It is the first day of summer and, as seems normal in this neck of the tall woods, it is cold and raining. Technically, the rains should have stopped a month ago and we should be experiencing dry, if often foggy, weather. So I spent a good portion of the day with at home, with the cats. We have three. They are good trainers. That is not to say they are well trained, rather that they have trained us well. Each morning, Ben, our oldest and, at 16 pounds, our chunkiest, sits in my lap, disturbing me as I read the local paper (actually not much of a disturbance considering the woeful state of the Times-subStandard). He has managed to train me to do his grooming. I set aside the paper and take up a flea comb to prepare him for his day. He may deign to stay with me for a time after he has been groomed as a reward for my efforts.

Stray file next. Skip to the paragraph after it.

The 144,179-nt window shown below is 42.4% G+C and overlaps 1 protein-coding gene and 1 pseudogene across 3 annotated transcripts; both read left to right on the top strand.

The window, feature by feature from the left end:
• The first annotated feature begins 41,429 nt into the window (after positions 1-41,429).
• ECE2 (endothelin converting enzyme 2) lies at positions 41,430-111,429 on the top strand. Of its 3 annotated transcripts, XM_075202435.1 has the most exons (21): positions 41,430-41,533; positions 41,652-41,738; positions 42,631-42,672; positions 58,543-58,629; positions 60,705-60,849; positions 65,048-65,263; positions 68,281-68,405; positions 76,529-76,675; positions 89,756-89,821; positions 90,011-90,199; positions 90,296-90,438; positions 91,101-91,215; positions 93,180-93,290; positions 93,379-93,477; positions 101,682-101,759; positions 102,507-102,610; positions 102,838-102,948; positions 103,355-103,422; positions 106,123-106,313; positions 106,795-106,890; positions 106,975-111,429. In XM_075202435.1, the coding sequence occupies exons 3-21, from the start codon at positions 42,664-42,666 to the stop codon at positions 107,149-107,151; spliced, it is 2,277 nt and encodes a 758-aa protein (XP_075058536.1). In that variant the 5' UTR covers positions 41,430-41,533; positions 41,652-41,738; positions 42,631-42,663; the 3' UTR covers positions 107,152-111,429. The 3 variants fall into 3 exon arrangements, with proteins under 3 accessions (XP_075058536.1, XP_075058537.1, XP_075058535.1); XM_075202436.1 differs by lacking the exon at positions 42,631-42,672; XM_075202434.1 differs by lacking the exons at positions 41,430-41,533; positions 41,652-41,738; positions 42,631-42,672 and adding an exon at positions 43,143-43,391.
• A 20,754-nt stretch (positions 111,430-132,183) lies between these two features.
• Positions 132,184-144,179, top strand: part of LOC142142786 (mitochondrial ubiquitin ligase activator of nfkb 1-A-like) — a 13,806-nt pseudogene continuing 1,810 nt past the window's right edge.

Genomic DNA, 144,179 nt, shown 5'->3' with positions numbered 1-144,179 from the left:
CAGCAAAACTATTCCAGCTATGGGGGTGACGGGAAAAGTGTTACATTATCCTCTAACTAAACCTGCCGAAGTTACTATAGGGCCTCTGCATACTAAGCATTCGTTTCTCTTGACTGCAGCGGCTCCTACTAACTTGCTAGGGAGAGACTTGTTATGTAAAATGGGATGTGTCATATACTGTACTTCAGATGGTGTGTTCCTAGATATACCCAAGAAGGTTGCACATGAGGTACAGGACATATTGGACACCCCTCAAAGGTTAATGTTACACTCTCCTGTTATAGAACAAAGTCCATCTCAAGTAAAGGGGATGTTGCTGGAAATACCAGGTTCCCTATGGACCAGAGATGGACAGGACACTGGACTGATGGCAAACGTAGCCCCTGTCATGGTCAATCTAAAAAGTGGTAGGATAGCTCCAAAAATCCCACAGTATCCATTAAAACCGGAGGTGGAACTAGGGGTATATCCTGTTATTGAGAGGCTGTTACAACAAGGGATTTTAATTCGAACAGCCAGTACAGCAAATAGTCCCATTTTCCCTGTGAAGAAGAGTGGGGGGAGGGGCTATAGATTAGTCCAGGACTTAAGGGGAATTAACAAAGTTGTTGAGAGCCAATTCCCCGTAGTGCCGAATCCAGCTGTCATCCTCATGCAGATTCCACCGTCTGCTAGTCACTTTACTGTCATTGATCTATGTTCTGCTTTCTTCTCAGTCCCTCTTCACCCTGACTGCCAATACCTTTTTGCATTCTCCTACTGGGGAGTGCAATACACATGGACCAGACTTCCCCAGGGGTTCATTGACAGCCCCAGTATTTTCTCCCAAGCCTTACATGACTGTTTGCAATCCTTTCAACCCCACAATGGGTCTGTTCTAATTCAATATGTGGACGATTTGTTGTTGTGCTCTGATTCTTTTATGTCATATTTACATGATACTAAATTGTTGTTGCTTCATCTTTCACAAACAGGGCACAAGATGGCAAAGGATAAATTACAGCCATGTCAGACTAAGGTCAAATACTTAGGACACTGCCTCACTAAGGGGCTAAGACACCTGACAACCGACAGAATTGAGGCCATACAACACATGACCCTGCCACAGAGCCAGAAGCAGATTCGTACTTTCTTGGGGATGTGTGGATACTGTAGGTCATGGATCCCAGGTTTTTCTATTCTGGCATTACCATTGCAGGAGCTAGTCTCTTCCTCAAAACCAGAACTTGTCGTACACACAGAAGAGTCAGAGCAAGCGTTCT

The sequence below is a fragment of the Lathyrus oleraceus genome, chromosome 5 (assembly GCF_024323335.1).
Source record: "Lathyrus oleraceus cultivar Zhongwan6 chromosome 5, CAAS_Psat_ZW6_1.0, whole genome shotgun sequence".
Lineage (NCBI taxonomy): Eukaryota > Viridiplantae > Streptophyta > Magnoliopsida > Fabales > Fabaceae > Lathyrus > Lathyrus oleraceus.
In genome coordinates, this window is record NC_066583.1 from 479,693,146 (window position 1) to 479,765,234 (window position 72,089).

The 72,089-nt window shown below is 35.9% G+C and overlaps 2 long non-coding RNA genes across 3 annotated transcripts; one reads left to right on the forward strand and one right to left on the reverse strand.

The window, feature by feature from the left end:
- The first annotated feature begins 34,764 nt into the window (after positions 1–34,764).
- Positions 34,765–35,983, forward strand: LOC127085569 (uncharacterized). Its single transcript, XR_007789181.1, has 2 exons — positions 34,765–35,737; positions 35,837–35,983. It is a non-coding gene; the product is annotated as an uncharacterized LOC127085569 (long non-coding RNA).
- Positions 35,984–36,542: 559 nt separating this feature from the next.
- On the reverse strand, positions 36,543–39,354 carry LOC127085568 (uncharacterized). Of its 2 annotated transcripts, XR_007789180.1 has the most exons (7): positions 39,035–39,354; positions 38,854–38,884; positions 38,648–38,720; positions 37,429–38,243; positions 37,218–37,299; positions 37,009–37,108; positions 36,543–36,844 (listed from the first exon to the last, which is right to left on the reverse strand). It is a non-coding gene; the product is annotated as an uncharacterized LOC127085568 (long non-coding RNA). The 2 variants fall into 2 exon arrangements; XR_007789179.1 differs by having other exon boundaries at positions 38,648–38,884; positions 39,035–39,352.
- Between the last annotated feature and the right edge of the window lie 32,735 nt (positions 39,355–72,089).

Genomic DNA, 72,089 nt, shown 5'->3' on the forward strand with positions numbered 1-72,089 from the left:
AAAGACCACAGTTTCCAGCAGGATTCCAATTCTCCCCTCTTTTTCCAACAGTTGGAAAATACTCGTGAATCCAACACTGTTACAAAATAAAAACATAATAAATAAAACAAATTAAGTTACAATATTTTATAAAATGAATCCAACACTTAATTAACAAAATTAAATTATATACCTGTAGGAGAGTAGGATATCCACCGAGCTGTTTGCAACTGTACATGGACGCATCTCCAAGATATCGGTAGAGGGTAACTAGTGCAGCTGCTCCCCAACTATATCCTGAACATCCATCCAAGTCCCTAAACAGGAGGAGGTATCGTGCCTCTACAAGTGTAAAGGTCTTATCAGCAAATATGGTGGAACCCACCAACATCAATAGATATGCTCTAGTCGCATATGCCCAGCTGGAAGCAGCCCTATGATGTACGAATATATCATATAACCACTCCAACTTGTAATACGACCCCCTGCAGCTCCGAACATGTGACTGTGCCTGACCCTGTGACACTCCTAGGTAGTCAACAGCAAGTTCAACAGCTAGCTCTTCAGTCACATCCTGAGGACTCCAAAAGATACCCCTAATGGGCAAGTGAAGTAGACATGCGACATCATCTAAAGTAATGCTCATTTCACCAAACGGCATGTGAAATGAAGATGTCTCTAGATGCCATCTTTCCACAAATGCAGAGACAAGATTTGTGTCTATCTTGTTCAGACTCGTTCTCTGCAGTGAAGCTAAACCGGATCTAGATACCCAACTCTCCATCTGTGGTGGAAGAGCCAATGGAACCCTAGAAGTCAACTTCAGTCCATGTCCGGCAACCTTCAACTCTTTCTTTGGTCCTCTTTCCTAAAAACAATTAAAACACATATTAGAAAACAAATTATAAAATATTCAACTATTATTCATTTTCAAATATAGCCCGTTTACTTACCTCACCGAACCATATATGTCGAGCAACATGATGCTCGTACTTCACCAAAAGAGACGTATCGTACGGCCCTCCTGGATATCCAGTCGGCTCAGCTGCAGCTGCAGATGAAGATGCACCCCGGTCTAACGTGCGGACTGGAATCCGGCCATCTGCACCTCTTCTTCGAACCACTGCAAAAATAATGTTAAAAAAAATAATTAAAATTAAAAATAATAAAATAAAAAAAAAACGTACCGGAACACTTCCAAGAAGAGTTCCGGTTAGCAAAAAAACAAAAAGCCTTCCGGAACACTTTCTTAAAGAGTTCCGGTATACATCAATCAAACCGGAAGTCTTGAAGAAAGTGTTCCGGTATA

Cats are much smarter than the average public believes. One of our former cats, Claudius (yes, I wanted to spell his name Clawdius, but Joy would not subject a cat to that indignity), learned how to open pocket doors. Since our bathrooms, at that time, had pocket doors, guests were told to lock the door if they did not wish to have visitors.
Ben has gone one step beyond Claudius — he can open regular doors. Our current doors have lever style handles and Ben stands on his back legs stretching his front paws until they surround the lever handle. Then he engages his considerable weight to pull the handle down and pushes the door open. This was a considerable feat, but he has even topped this, he has managed to open doors that must be pulled inward. He now accomplishes the feat regularly so we must keep all the outside doors locked at all times to keep the cats in. So if you think you know the intellectual capabilities of cats, think again.